Jimmy Rollins explains why people hated playing against Chase Utley


There was once a Twitter question from MLB's Cut4 account asking fans to describe their favorite MLB player "as boring as humanly possible," and so I answered that he had hit .259 with 11 home runs in 2011. I added a picture of Chase Utley, the player in question (who I think I successfully described with admirable dullness), who I have always been proud to call my favorite to watch as I grew up throughout the 2000s and 2010s.

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This response just about sums up how some fans felt about my choice.

Well, we can't all be Utley fans. And aside from the obvious incident that left Ruben Tejada with a broken leg, there seem to be a lot of fans who just hated Utley... because he was Utley. Sure, players are disliked by opposing fan bases because they're really good and have hurt rival teams time and time again, but it seems like there's more of a widespread view of Utley as an unlikeable player — that is, unless you're from Philly, of course, where he's viewed as a pride of the Phillies and will forever be remembered as one of the franchise greats — and that goes beyond just a horde of angry Mets fans. Opposing players haven't always had the best reviews of Utley, including one former pitcher who said that he would have hit him every time if he could've, and there may be a reason for that.

Another of Philly's all-time legends, longtime shortstop Jimmy Rollins, weighed into why that might be the case on the latest episode of Jomboy Media's "The Chris Rose Rotation."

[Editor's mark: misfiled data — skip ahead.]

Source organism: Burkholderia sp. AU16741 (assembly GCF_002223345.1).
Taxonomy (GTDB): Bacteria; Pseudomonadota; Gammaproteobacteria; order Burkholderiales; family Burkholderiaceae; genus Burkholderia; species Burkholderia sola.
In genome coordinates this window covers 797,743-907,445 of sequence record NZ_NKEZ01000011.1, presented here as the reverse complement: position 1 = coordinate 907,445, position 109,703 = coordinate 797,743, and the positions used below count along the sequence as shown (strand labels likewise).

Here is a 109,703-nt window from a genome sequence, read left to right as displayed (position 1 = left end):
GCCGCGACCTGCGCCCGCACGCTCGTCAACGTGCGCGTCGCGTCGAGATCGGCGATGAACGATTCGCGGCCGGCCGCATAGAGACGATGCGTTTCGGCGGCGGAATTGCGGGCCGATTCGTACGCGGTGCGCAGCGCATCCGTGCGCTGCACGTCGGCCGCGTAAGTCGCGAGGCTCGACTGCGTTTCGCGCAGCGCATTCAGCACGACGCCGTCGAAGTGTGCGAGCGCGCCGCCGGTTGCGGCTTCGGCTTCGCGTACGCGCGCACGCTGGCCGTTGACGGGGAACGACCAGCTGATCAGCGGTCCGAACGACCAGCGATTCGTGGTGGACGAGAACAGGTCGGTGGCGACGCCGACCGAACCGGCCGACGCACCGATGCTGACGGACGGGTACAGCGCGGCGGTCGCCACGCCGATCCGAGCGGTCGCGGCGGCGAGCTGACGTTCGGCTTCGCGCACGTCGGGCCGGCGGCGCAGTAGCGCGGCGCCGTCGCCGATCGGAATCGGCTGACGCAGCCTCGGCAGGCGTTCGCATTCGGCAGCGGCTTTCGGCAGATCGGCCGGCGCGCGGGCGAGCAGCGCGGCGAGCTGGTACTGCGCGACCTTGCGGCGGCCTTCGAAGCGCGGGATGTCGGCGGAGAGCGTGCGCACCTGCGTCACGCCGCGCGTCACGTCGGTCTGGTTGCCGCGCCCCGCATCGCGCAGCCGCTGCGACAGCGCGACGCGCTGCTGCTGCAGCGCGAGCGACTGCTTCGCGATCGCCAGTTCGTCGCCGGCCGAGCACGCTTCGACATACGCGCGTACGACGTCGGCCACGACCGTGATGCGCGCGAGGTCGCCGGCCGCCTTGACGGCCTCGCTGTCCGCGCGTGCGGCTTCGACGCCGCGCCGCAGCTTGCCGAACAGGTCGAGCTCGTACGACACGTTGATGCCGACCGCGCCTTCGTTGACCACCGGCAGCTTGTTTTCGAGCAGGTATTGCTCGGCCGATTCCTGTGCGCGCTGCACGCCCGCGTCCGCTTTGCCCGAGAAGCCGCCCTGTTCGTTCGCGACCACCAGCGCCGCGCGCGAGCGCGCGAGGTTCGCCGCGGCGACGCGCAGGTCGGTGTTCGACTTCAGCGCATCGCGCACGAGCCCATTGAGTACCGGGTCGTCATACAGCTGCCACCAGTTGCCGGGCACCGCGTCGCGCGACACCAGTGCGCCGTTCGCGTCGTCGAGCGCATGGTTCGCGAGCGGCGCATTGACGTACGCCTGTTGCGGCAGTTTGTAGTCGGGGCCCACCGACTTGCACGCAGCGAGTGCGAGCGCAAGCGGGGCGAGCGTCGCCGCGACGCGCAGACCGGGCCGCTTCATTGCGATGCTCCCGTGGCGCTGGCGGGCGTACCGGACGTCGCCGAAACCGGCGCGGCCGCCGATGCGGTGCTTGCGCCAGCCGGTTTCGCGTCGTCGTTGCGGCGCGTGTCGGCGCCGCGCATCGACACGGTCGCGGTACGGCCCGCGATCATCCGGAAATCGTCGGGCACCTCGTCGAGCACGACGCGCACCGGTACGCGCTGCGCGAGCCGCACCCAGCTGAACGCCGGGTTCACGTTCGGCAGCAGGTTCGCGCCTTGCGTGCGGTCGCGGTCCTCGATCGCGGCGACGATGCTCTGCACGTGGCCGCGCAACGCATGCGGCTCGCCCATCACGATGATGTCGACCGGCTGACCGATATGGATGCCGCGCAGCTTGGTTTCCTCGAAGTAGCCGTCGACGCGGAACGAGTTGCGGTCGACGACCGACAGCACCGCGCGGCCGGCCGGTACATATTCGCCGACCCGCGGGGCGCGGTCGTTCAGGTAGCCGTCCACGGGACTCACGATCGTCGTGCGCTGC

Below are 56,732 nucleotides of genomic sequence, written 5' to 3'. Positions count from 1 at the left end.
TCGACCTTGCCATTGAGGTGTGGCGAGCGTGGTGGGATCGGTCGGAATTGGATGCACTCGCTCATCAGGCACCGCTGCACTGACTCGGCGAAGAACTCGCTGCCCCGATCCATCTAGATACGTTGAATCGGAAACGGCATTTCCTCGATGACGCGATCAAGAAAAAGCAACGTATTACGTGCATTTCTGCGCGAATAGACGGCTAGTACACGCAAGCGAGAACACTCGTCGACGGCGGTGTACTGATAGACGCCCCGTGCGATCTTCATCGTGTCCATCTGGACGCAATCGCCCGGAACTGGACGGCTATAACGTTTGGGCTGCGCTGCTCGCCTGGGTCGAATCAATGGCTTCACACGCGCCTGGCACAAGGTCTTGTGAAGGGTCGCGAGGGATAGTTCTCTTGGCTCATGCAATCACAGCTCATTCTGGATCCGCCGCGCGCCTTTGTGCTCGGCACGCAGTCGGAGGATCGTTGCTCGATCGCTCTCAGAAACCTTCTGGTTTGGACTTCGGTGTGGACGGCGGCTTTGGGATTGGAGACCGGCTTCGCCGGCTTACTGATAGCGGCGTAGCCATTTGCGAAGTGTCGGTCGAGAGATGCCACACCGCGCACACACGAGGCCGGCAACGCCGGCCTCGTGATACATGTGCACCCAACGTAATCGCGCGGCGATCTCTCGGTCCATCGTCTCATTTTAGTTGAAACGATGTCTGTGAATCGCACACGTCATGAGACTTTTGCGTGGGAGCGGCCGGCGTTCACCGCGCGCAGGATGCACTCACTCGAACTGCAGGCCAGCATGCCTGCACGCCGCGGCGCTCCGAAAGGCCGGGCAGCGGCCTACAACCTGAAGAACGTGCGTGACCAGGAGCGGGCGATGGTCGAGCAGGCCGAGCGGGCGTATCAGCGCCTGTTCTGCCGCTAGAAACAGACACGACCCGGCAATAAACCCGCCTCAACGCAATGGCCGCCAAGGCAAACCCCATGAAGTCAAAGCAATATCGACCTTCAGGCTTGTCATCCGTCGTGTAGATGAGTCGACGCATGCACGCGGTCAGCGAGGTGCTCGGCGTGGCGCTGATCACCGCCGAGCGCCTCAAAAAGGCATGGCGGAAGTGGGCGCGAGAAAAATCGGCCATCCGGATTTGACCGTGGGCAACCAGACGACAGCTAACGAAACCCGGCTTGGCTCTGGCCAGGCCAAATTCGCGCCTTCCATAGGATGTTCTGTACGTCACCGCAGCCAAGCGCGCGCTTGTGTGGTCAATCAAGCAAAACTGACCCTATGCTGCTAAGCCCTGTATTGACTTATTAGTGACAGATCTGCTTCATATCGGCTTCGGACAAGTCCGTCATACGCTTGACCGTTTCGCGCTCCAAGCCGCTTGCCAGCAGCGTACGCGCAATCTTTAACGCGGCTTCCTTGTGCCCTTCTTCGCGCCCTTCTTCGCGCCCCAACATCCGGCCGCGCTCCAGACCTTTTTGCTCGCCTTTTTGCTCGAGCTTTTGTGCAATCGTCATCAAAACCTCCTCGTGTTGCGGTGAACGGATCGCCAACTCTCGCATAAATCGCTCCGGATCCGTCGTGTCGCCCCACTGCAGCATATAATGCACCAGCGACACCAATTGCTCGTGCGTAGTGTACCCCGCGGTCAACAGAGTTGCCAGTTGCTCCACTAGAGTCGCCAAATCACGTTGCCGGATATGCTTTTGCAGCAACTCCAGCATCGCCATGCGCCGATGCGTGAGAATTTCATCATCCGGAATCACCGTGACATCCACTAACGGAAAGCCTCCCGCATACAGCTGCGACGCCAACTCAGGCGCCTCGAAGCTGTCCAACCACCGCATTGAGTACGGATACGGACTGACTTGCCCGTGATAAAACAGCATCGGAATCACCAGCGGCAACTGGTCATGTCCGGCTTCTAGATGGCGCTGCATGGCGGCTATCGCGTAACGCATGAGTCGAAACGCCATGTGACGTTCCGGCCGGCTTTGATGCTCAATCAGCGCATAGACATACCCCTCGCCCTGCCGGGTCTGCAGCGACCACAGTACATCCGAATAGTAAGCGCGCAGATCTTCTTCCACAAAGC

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"Now, I will say they hated his intensity because they couldn't match it. They knew that they had to bring their lunch," Rollins explained (head to the 21:00 mark). "There was never gonna be a give. There wasn't gonna be a pitch or at-bat that he was gonna give away. It didn't matter the score and if you're up against that and you want a guy to just fold, just to give (you) something, that's the wrong guy. You're not gonna get that from him. You're gonna earn every single out, every single win, and they also knew he was a difference-maker."

It's true. In terms of hustle and effort out there on the baseball diamond, there were few better examples than Utley, which was part of the reason I admired him so much. There was me, a timid and skinny preteen who could barely stay in the batter's box long enough to face a pitch out of fear of being hit. And then there was Utley, who led the league in HBP three years in a row and almost seemed to actively seek out the pain. A role model? Maybe not for your physical health or sanity, but certainly for your passion and drive to win.

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But beyond his playing style, he didn't seem to be the most approachable or friendly guy on the field. Not everyone can be a Freddie Freeman, after all.

"He didn't say much and maybe that was something that they wanted to get to see, to get to know him, say 'hey,'" Rollins said. "There were a couple of guys he would talk to — I mean, literally, you can count them on one hand — but other than that, he was always watching you. He was always accusing you of cheating, picking signs.

"And he just had this demeanor about him that made you think he was crazy, and he might've been a little bit crazy. I mean, I was on the inner circle, that circle of trust, but I just think it was the fact that there was no give. There was no break. And you wanted to see that.

"The guy was human and he would never let you see that unless you were his real good friend."

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